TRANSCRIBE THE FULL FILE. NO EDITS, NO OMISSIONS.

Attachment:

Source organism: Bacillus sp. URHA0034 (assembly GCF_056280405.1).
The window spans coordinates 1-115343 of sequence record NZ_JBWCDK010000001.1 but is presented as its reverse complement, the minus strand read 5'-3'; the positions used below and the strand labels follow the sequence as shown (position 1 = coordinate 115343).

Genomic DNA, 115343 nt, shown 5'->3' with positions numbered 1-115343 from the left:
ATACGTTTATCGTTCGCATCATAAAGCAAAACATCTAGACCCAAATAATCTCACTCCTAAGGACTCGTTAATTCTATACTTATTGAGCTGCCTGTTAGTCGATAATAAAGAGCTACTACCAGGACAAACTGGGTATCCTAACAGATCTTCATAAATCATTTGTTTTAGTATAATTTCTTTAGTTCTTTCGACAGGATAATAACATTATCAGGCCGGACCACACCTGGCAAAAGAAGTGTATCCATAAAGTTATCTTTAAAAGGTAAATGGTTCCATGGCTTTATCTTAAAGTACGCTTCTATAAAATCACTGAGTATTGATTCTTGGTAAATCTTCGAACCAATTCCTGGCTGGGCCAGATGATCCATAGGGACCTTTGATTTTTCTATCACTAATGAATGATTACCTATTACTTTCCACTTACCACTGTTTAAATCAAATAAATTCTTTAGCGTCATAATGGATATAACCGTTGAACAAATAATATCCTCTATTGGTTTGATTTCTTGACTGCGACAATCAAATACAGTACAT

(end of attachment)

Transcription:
Source organism: Bacillus sp. URHA0034 (assembly GCF_056280405.1).
The window spans coordinates 1-115343 of sequence record NZ_JBWCDK010000001.1 but is presented as its reverse complement, the minus strand read 5'-3'; the positions used below and the strand labels follow the sequence as shown (position 1 = coordinate 115343).

Genomic DNA, 115343 nt, shown 5'->3' with positions numbered 1-115343 from the left:
ATACGTTTATCGTTCGCATCATAAAGCAAAACATCTAGACCCAAATAATCTCACTCCTAAGGACTCGTTAATTCTATACTTATTGAGCTGCCTGTTAGTCGATAATAAAGAGCTACTACCAGGACAAACTGGGTATCCTAACAGATCTTCATAAATCATTTGTTTTAGTATAATTTCTTTAGTTCTTTCGACAGGATAATAACATTATCAGGCCGGACCACACCTGGCAAAAGAAGTGTATCCATAAAGTTATCTTTAAAAGGTAAATGGTTCCATGGCTTTATCTTAAAGTACGCTTCTATAAAATCACTGAGTATTGATTCTTGGTAAATCTTCGAACCAATTCCTGGCTGGGCCAGATGATCCATAGGGACCTTTGATTTTTCTATCACTAATGAATGATTACCTATTACTTTCCACTTACCACTGTTTAAATCAAATAAATTCTTTAGCGTCATAATGGATATAACCGTTGAACAAATAATATCCTCTATTGGTTTGATTTCTTGACTGCGACAATCAAATACAGTACAT